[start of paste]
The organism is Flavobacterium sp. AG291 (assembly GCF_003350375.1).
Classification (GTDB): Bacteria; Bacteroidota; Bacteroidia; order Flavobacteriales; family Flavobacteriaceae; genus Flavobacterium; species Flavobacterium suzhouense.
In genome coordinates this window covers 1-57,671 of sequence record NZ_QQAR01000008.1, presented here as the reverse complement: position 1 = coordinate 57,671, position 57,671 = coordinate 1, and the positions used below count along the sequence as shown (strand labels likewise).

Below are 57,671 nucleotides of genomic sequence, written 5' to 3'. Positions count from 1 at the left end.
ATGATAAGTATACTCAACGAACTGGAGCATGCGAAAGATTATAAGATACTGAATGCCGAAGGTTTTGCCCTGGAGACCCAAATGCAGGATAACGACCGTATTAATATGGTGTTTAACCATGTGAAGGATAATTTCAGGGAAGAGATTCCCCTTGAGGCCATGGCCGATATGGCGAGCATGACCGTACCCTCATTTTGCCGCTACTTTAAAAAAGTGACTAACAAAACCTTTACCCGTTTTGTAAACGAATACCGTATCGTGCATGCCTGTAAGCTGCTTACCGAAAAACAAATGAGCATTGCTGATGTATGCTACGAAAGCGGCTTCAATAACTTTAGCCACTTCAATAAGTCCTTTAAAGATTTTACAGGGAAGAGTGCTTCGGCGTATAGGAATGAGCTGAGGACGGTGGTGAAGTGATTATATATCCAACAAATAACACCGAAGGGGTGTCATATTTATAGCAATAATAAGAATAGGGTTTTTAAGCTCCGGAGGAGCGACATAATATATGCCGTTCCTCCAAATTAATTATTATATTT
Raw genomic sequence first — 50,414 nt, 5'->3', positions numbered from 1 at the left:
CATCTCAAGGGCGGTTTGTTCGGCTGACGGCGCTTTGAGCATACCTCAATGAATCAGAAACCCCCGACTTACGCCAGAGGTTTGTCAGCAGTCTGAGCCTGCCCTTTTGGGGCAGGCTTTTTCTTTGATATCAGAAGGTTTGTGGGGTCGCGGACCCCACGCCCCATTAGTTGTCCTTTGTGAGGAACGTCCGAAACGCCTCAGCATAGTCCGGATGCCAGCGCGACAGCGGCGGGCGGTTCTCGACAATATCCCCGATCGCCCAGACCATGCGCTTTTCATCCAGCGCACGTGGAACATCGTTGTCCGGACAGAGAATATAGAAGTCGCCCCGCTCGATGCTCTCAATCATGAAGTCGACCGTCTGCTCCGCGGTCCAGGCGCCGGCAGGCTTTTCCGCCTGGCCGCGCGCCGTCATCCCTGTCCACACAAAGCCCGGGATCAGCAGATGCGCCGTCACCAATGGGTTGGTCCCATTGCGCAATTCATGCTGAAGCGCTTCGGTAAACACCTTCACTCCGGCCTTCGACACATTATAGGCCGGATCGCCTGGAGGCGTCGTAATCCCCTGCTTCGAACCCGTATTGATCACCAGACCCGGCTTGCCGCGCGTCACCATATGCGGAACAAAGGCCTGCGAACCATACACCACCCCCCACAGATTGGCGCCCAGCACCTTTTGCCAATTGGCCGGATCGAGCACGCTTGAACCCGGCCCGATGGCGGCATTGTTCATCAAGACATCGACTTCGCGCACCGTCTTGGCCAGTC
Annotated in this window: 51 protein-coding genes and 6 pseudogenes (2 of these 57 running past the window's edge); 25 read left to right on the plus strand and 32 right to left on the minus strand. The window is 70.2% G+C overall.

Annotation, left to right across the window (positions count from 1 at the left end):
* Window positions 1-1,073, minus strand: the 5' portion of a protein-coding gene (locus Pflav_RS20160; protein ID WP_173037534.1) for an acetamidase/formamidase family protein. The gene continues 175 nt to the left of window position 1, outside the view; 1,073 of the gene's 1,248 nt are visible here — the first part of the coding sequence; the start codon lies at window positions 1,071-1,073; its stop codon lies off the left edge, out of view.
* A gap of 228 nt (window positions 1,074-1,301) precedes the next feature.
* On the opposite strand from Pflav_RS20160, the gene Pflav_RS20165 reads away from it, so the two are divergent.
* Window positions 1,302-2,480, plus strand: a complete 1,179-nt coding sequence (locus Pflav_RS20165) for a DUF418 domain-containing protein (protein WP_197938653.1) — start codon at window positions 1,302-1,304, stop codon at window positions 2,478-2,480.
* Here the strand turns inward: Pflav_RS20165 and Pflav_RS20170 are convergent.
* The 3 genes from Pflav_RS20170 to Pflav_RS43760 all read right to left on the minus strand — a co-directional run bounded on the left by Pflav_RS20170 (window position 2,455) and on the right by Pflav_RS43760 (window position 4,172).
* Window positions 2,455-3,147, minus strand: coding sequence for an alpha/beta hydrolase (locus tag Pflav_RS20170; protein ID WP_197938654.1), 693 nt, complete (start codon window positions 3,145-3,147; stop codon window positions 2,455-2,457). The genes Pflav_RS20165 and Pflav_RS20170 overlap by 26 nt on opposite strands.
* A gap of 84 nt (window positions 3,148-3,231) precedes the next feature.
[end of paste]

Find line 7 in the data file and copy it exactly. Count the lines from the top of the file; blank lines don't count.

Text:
CATCTCAAGGGCGGTTTGTTCGGCTGACGGCGCTTTGAGCATACCTCAATGAATCAGAAACCCCCGACTTACGCCAGAGGTTTGTCAGCAGTCTGAGCCTGCCCTTTTGGGGCAGGCTTTTTCTTTGATATCAGAAGGTTTGTGGGGTCGCGGACCCCACGCCCCATTAGTTGTCCTTTGTGAGGAACGTCCGAAACGCCTCAGCATAGTCCGGATGCCAGCGCGACAGCGGCGGGCGGTTCTCGACAATATCCCCGATCGCCCAGACCATGCGCTTTTCATCCAGCGCACGTGGAACATCGTTGTCCGGACAGAGAATATAGAAGTCGCCCCGCTCGATGCTCTCAATCATGAAGTCGACCGTCTGCTCCGCGGTCCAGGCGCCGGCAGGCTTTTCCGCCTGGCCGCGCGCCGTCATCCCTGTCCACACAAAGCCCGGGATCAGCAGATGCGCCGTCACCAATGGGTTGGTCCCATTGCGCAATTCATGCTGAAGCGCTTCGGTAAACACCTTCACTCCGGCCTTCGACACATTATAGGCCGGATCGCCTGGAGGCGTCGTAATCCCCTGCTTCGAACCCGTATTGATCACCAGACCCGGCTTGCCGCGCGTCACCATATGCGGAACAAAGGCCTGCGAACCATACACCACCCCCCACAGATTGGCGCCCAGCACCTTTTGCCAATTGGCCGGATCGAGCACGCTTGAACCCGGCCCGATGGCGGCATTGTTCATCAAGACATCGACTTCGCGCACCGTCTTGGCCAGTC